Wednesday March 6

A man, 22, is arrested at his Scotsburn home in Ballarat shortly after 6am in connection to Ms Murphy’s disappearance. However his arrest is not announced by Victoria Police until the next day.

Thursday March 7

Victoria Police announce a man has been arrested and remains in custody. Detectives were later spotted visiting the family home to speak to Ms Murphy’s husband Mick.

Police later announce that the man, 22, in custody has been been charged with one count of murder and will Ballarat Magistrates’ Court later that afternoon.

Police are yet to recover Samantha’s body and the investigation remains ongoing. 

Police have been forced to scour rugged terrain in the search for Ms Murphy's body

Police have been forced to scour rugged terrain in the search for Ms Murphy’s body 

Police look for clues in Buninyong during another search in March

Police look for clues in Buninyong during another search in March 

‘Our thoughts today are with Samantha’s family and friends,’ Supt Hatt said in a statement.

‘Since Samantha’s disappearance at the start of February, a significant search and investigation has been undertaken in an effort to find her.

‘This has included a dedicated and committed investigative effort led by the Missing Persons squad and also involving detectives from right across Crime Command, Counter Terrorism Command and Western Region.

‘This has been further supported by a range of specialist resources from across Victoria Police.

‘To get to a position where we have been able to charge someone is testament to the commitment and dedication from all those areas.

‘We have also had exceptional support from many people in the Ballarat community, particularly local search volunteers and members of the SES and CFA.

‘I know that Samantha’s disappearance has had a profound impact on the Ballarat community and I want to thank all of those people who have assisted police in many different ways over the past month.’

Wednesday April 20  

Technology detector dogs are brought in to assist with a search in Buninyong Bushland Reserve. 

The specialist dogs are supplied by the Australian Federal Police who say the canines can sniff out memory storage devices such as USBs, hard drives, mobile phones, storage device cards and SIM cards.

The dogs are considered to be the most elite of all sniffer dogs and capable of detecting the microns-thin coating that protects computer circuit boards.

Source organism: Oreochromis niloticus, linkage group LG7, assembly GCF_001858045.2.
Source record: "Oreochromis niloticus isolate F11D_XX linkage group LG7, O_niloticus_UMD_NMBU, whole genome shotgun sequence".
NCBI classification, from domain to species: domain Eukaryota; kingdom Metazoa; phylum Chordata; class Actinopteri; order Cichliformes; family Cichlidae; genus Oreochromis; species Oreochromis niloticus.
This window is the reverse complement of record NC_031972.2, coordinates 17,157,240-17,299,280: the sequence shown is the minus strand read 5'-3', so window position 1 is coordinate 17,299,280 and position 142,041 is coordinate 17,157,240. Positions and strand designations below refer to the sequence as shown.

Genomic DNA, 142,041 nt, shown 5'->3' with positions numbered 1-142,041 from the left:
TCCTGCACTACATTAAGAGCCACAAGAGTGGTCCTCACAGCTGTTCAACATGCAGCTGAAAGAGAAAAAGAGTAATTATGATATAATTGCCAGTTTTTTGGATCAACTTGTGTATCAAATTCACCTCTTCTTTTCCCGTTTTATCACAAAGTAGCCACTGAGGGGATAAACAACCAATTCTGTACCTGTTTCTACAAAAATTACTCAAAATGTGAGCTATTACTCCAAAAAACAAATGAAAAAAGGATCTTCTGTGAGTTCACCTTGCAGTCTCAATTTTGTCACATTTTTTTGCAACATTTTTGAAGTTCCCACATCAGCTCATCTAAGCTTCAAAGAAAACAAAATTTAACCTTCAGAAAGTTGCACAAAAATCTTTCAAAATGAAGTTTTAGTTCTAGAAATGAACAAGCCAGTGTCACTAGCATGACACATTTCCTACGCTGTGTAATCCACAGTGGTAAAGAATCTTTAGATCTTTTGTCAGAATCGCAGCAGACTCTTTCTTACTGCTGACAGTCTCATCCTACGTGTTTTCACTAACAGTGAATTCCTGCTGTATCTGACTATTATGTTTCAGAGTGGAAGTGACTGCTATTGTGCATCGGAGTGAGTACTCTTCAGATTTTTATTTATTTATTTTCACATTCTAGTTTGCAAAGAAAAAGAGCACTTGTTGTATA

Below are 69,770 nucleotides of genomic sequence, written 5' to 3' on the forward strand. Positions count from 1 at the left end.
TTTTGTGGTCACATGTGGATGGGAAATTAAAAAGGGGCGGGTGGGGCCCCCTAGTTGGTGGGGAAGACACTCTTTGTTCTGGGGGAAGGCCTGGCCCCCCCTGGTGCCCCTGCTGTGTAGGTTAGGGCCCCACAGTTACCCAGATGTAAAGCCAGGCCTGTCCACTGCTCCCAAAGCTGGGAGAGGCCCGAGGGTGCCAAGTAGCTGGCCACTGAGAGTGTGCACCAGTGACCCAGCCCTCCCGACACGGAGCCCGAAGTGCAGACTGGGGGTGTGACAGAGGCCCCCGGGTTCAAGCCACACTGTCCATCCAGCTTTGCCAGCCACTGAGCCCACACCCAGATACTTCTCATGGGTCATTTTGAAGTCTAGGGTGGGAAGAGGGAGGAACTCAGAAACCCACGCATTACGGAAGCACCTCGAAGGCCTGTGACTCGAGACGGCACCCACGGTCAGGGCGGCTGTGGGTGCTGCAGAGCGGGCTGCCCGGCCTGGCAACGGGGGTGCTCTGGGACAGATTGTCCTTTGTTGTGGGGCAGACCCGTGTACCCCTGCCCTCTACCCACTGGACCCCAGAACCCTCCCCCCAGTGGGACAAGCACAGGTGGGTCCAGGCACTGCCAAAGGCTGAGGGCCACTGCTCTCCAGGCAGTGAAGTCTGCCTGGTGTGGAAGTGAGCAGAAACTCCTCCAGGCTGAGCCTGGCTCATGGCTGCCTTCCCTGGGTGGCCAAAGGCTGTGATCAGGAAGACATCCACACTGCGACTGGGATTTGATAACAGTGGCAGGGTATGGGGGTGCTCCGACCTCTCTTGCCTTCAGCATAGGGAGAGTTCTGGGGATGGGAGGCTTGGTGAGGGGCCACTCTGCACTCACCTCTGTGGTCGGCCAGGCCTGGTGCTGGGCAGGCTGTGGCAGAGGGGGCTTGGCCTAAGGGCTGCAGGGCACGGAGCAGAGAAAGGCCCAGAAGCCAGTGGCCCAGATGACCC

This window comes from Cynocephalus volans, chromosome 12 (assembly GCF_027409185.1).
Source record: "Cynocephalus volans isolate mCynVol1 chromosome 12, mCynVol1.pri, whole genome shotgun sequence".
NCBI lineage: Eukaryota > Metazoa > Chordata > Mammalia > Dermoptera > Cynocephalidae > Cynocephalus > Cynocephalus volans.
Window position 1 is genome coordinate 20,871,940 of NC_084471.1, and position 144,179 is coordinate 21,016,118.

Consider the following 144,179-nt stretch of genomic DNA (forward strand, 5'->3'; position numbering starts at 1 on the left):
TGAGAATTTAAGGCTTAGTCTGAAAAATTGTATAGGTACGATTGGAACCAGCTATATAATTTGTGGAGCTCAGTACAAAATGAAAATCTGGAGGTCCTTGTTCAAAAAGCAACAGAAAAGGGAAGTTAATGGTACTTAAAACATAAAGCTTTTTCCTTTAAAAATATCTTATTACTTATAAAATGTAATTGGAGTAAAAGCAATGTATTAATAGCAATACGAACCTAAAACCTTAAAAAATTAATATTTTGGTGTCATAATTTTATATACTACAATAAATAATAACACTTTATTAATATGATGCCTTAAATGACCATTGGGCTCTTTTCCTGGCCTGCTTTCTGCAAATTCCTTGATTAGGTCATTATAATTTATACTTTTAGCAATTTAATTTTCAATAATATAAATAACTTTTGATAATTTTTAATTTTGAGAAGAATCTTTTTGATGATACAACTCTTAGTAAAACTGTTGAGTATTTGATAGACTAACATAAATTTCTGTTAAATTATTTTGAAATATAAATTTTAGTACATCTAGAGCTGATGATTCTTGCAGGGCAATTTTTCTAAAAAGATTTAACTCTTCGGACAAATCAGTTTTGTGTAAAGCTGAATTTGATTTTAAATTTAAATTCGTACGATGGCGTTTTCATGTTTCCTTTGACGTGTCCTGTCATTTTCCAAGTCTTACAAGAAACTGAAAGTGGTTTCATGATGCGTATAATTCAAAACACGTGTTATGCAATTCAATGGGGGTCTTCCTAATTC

Their noses are so sensitive, they can track down cash hidden under stairs, sim cards concealed in shoes and USBs buried in eskies full of food. 

An eight-hour search turns up nothing.  

Pictured: Samantha Murphy sharing happy moments with her husband Michael

Pictured: Samantha Murphy sharing happy moments with her husband Michael

Thursday April 11

Police launched a fresh search in Enfield State Park, more than 30m away from Ballarat, claiming that it has been ‘highlighted by intelligence derived from a number of sources’.

The park is less than 30km away from where the body of another allegedly murdered local woman – 23-year-old Hannah McGuire – was discovered several days before.

Emergency services found Ms McGuire’s body inside a burnt-out car in bushland near State Forest Road at Scarsdale, 25km south of Ballarat.

Specialist cadaver dogs from New South Wales are brought in to scour the Victorian bush at multiple locations in dense scrub spanning a vast stretch of countryside. 

The search is abandoned in the following days after detectives fail to find anything.  

Wednesday May 29 

Police launch a new search at a dam on a property south of Buninyong, approximately 14km from Ms Murphy’s home.

Aerial footage from the scene showed officers locating a mud-splattered mobile phone in a wallet at the water’s edge, prompting jubilant celebrations among detectives standing nearby. 

Video captured by the ABC showed police hugging, backslapping and shaking hands in the wake of the discovery.

A team of police divers were then sent into the water to scour the small dam for any further possible evidence.

Later, police were seen using a metal detector to scan the edge of the water. 

In a statement issued shortly after the mobile phone was found, police said they had located some ‘items of interest’ during the search for the missing mum. 

Samantha Murphy left her Ballarat home at 7am February 4 to go for a run in the nearby state forest and did not return home. Police have now launched a major new ground search after phone data led them to a specific area of bushland 6km from where she was last seen

Samantha Murphy left her Ballarat home at 7am February 4 to go for a run in the nearby state forest and did not return home. Police have now launched a major new ground search after phone data led them to a specific area of bushland 6km from where she was last seen

The major new development will see a significant number of detectives from across Crime Command and other specialist commands join local police in the hunt for Samantha Murphy (above)

The major new development will see a significant number of detectives from across Crime Command and other specialist commands join local police in the hunt for Samantha Murphy (above)

‘The area has been cordoned off and those items will now be forensically tested.

‘At this stage we are not providing further information about the items until that testing has been completed.

‘The items were located during today’s targeted search, which involved investigators and other specialist units from across Victoria Police and assistance from the AFP.’

The owner of the property, who wished to remain anonymous, said police contacted him about three weeks ago asking for permission to access his land.

The man said officers returned on Wednesday where they told him they were going to perform a line search along the road.

‘A dog found something on the banks and they came up and asked me and my wife to make a statement,’ he said.